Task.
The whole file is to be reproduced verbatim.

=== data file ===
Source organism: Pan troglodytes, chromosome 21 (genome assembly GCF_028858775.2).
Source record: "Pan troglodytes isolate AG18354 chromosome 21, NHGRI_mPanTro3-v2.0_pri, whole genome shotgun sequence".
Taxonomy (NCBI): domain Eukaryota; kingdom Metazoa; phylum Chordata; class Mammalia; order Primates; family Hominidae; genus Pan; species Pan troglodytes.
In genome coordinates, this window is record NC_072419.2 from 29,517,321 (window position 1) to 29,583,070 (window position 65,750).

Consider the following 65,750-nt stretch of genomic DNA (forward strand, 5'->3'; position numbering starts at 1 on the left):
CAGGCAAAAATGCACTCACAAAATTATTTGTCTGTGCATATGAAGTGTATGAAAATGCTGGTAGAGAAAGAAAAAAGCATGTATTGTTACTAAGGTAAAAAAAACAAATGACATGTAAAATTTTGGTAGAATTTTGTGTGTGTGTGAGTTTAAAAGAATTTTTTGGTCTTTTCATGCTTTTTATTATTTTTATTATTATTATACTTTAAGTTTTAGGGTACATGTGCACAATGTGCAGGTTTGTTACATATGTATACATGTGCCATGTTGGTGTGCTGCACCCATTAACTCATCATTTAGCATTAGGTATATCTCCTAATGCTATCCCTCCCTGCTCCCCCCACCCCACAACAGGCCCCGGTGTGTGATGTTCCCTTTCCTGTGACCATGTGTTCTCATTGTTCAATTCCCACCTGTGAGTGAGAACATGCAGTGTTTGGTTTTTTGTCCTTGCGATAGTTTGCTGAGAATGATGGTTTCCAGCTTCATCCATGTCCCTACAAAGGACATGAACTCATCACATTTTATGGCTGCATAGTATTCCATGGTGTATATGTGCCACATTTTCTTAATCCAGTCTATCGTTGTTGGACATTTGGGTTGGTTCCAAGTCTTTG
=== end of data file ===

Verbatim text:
Source organism: Pan troglodytes, chromosome 21 (genome assembly GCF_028858775.2).
Source record: "Pan troglodytes isolate AG18354 chromosome 21, NHGRI_mPanTro3-v2.0_pri, whole genome shotgun sequence".
Taxonomy (NCBI): domain Eukaryota; kingdom Metazoa; phylum Chordata; class Mammalia; order Primates; family Hominidae; genus Pan; species Pan troglodytes.
In genome coordinates, this window is record NC_072419.2 from 29,517,321 (window position 1) to 29,583,070 (window position 65,750).

Consider the following 65,750-nt stretch of genomic DNA (forward strand, 5'->3'; position numbering starts at 1 on the left):
CAGGCAAAAATGCACTCACAAAATTATTTGTCTGTGCATATGAAGTGTATGAAAATGCTGGTAGAGAAAGAAAAAAGCATGTATTGTTACTAAGGTAAAAAAAACAAATGACATGTAAAATTTTGGTAGAATTTTGTGTGTGTGTGAGTTTAAAAGAATTTTTTGGTCTTTTCATGCTTTTTATTATTTTTATTATTATTATACTTTAAGTTTTAGGGTACATGTGCACAATGTGCAGGTTTGTTACATATGTATACATGTGCCATGTTGGTGTGCTGCACCCATTAACTCATCATTTAGCATTAGGTATATCTCCTAATGCTATCCCTCCCTGCTCCCCCCACCCCACAACAGGCCCCGGTGTGTGATGTTCCCTTTCCTGTGACCATGTGTTCTCATTGTTCAATTCCCACCTGTGAGTGAGAACATGCAGTGTTTGGTTTTTTGTCCTTGCGATAGTTTGCTGAGAATGATGGTTTCCAGCTTCATCCATGTCCCTACAAAGGACATGAACTCATCACATTTTATGGCTGCATAGTATTCCATGGTGTATATGTGCCACATTTTCTTAATCCAGTCTATCGTTGTTGGACATTTGGGTTGGTTCCAAGTCTTTG